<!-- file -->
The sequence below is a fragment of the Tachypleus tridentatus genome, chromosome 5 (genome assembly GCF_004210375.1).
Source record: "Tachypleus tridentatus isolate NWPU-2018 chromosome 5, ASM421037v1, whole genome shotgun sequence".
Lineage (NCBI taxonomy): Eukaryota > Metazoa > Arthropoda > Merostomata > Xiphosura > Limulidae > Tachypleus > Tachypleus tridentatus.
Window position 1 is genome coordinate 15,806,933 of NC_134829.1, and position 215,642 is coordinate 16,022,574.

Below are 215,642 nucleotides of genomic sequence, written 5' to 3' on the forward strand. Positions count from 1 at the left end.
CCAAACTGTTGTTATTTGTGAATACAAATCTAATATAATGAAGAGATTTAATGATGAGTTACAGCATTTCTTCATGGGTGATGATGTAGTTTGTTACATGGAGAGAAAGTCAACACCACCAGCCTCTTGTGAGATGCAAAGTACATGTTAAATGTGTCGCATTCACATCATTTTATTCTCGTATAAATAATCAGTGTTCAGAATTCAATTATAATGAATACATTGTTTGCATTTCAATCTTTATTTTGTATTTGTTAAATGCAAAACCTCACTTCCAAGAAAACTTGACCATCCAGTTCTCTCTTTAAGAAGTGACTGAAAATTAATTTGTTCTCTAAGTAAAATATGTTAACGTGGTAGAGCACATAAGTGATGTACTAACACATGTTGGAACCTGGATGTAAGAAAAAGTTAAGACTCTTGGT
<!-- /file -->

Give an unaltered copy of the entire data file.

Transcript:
The sequence below is a fragment of the Tachypleus tridentatus genome, chromosome 5 (genome assembly GCF_004210375.1).
Source record: "Tachypleus tridentatus isolate NWPU-2018 chromosome 5, ASM421037v1, whole genome shotgun sequence".
Lineage (NCBI taxonomy): Eukaryota > Metazoa > Arthropoda > Merostomata > Xiphosura > Limulidae > Tachypleus > Tachypleus tridentatus.
Window position 1 is genome coordinate 15,806,933 of NC_134829.1, and position 215,642 is coordinate 16,022,574.

Below are 215,642 nucleotides of genomic sequence, written 5' to 3' on the forward strand. Positions count from 1 at the left end.
CCAAACTGTTGTTATTTGTGAATACAAATCTAATATAATGAAGAGATTTAATGATGAGTTACAGCATTTCTTCATGGGTGATGATGTAGTTTGTTACATGGAGAGAAAGTCAACACCACCAGCCTCTTGTGAGATGCAAAGTACATGTTAAATGTGTCGCATTCACATCATTTTATTCTCGTATAAATAATCAGTGTTCAGAATTCAATTATAATGAATACATTGTTTGCATTTCAATCTTTATTTTGTATTTGTTAAATGCAAAACCTCACTTCCAAGAAAACTTGACCATCCAGTTCTCTCTTTAAGAAGTGACTGAAAATTAATTTGTTCTCTAAGTAAAATATGTTAACGTGGTAGAGCACATAAGTGATGTACTAACACATGTTGGAACCTGGATGTAAGAAAAAGTTAAGACTCTTGGT